Monday, December 5, 2016

As these videos show, working for ADOT can be a real blast

By Tom Herrmann / ADOT Communications

We’ve said it all along: Working for ADOT can be a real blast.

Widening, repairing or creating highways in Arizona can mean moving a lot of earth – sometimes through blasting. For example, it took 100,000 pounds of explosives to remove 125,000 cubic yards of dirt and rocks to widen US 60 between Oak Flat and Devils Canyon. You can see some of those explosives in use here:

Reopening US 89 after a landslide near Page required blasting as well. And ADOT's cameras where there to capture it:

Last week on SR 77 between Winkelman and Globe, as a crew blasted overhanging rock to reduce the risk of pieces falling onto the roadway below, an 18-foot-tall boulder fell 150 feet onto the highway surface. It took four hours longer than expected to reopen the highway because of the time required to break up this huge rock.

The image at right doesn't begin to do this rock justice, so click it if you want to see the boulder at full size.

Rocks often break at naturally occurring joints. Sometimes, those natural breaking spots are beneath the surface and provide us with a surprise. When crews set off explosive charges like this one, most of the rocks fall where we expect them to go. Sometimes, as on Nov. 30 near a place called Dripping Springs, they don’t.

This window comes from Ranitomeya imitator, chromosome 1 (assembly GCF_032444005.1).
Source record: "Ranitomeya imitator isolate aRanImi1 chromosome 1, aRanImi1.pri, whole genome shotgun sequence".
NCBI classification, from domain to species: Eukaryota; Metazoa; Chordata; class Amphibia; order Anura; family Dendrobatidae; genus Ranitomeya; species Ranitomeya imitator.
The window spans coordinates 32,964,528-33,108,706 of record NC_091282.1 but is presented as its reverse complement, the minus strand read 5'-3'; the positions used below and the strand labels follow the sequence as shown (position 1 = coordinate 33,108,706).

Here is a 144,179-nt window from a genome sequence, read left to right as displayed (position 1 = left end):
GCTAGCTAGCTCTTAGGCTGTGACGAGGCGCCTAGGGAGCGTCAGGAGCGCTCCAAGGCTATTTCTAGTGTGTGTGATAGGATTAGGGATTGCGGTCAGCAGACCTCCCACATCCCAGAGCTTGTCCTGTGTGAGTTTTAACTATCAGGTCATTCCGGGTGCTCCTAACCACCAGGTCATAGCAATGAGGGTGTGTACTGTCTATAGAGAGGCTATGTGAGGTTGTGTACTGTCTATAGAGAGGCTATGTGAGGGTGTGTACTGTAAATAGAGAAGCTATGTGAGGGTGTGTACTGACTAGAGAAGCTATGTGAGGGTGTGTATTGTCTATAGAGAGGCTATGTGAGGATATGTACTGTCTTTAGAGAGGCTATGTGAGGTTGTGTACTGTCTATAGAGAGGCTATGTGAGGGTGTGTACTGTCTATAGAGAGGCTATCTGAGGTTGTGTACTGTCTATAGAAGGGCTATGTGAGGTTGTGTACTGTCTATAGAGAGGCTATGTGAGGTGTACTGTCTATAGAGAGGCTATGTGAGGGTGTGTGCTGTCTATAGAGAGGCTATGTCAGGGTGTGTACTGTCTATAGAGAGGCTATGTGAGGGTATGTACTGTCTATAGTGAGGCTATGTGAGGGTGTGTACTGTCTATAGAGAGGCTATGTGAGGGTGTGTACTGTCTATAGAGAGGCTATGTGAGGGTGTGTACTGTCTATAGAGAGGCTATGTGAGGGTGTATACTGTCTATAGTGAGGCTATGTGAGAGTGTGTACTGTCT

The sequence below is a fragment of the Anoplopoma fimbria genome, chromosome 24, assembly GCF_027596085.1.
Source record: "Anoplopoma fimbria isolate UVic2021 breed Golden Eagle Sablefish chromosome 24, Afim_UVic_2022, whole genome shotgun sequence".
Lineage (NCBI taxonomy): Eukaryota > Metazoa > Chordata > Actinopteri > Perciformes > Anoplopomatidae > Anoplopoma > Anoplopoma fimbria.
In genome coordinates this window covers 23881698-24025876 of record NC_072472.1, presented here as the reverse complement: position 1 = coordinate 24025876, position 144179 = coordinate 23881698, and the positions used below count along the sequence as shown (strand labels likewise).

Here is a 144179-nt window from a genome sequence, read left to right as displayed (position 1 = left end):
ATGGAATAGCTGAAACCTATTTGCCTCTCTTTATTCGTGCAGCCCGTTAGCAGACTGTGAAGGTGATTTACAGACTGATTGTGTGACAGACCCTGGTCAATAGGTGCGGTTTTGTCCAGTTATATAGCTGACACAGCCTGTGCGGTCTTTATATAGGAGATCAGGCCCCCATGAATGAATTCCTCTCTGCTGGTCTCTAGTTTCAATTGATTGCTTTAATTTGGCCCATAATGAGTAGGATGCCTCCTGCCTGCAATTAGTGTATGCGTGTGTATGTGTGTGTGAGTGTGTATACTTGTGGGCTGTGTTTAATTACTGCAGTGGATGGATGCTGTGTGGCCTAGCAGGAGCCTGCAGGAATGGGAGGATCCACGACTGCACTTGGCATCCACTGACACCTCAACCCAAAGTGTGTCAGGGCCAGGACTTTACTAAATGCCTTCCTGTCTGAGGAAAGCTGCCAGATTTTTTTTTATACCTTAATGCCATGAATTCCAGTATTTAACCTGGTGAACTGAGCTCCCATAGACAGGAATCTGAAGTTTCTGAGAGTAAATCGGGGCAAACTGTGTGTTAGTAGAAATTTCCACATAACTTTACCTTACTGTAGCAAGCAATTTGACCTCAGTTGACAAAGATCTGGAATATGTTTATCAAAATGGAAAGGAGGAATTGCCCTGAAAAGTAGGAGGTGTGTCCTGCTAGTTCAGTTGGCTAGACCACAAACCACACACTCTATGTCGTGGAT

Most of the time, they make great video. Enjoy.
Posted by Steve Elliott   |  Labels:  Blasting-Operations, State-Route-77, US-60, US-89


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Civil Rights

Pursuant to Title VI of the Civil Rights Act of 1964, the Americans with Disabilities Act (ADA) and other nondiscrimination laws and authorities, ADOT does not discriminate on the basis of race, color, national origin, sex, age, or disability. Persons that require a reasonable accommodation based on language or disability should contact ADOT’s Civil Rights Office at Requests should be made as early as possible to ensure the State has an opportunity to address the accommodation.

De acuerdo con el Título VI de la Ley de Derechos Civiles de 1964, la Ley de Estadounidenses con Discapacidades (ADA por sus siglas en inglés) y otras normas y leyes antidiscriminatorias, el Departamento de Transporte de Arizona (ADOT) no discrimina por motivos de raza, color, origen nacional, sexo, edad o discapacidad. Las personas que requieran asistencia (dentro de lo razonable) ya sea por el idioma o discapacidad deben ponerse en contacto con la Oficina de Derechos Civiles de ADOT en Las solicitudes deben hacerse lo más antes posible para asegurar que el Estado tenga la oportunidad de hacer los arreglos necesarios.